• Older Than They Think:
  • Retroactive Recognition: This film, alongside the Nickelodeon series My Life as a Teenage Robot, was many young viewers introduction to Eartha Kitt.
  • Rooting for the Empire: It isn't that Kuzco and Pacha aren't entertaining or good characters, so much as Kronk and Yzma flat-out steal the show, to the point that some viewers even wish that Kuzco doesn't get better just because they want to see the villains succeed.
  • "Seinfeld" Is Unfunny: Aside from the whole "twisted, snarky fairy tale with an all-star cast" concept being monopolized by the runaway success of Shrek (which made it to theaters months after The Emperor's New Groove did), this was also the first Disney film in years that was not a blockbuster musical romance with a "Be Yourself" message. Anyone who doesn't remember this era will probably have a hard time getting past the "David Spade as a llama" gimmick.
  • Sequelitis:
    • The direct-to-DVD Kronk's New Groove was by no means terrible, featuring some decent animation and good gags here and there, but it was still a rather forgettable film, playing out more like three episodes of a TV cartoon stitched together into a movie than a true follow up.
    • The follow-up TV series The Emperor's New School regained some lost ground but had a tendency to take jokes from the original movie and re-re-re-use them until they lay in tatters.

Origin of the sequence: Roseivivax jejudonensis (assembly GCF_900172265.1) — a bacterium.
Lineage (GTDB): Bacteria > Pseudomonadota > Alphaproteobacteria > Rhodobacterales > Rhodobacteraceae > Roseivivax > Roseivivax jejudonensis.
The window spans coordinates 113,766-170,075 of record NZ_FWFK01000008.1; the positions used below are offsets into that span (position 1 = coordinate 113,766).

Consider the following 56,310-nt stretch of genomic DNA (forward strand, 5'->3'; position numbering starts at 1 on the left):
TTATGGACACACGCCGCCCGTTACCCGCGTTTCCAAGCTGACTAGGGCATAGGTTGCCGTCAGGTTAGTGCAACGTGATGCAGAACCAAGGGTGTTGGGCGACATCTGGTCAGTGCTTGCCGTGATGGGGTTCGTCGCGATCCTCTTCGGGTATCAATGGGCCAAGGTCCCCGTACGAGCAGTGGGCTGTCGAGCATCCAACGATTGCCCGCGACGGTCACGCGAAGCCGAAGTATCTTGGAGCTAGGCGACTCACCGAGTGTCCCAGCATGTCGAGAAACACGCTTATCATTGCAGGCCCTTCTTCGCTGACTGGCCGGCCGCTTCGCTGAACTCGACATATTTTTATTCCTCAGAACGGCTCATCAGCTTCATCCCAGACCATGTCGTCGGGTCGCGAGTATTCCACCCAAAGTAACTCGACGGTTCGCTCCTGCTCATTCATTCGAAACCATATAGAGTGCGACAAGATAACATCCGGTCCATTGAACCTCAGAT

• Spiritual Adaptation: Due to its similar slapstick and snide humor, The film is compared frequently to Looney Tunes and it is probably the closest we'll get to seeing a full feature-length animated film based off the shorts.
  • Uncanny Valley: Invoked. Yzma is drawn to look like a terrifying version of her voice actress Eartha Kitt, and her realistic facial features can make people cringe.
    Geezer #2: "How would you describe her?"
    Geezer #1: "Eh, scary beyond all reason."
  • Vindicated by History:
    • The film was eventually a modest money-maker, and has garnered a new lease on life in the post-Shrek world as an example of how to do a timeless animated comedy right — many of the gags aged far better than the heavily modern pop-culture based humor of Shrek and its knock-offs, and the character of Yzma is now viewed as one of the best Disney villains.
    • The decisions noted in Executive Meddling on the Trivia page can also be seen as this. While the feelings of those who had their hard work discarded are understandable, descriptions and snippets of the Kingdom of the Sun draft look dangerously like yet another iteration of the late 90s/early 2000s Disney Award Bait formula, complete with Romantic Plot Tumor, tangential Green Aesop, and Jafar expy. As noted in the "Seinfeld" Is Unfunny entry, and in an uncharacteristically bold move for Disney, what we got instead was an irreverent Self-Parody of more serious Disney fare, featuring a cast of memorable characters in a World of Snark.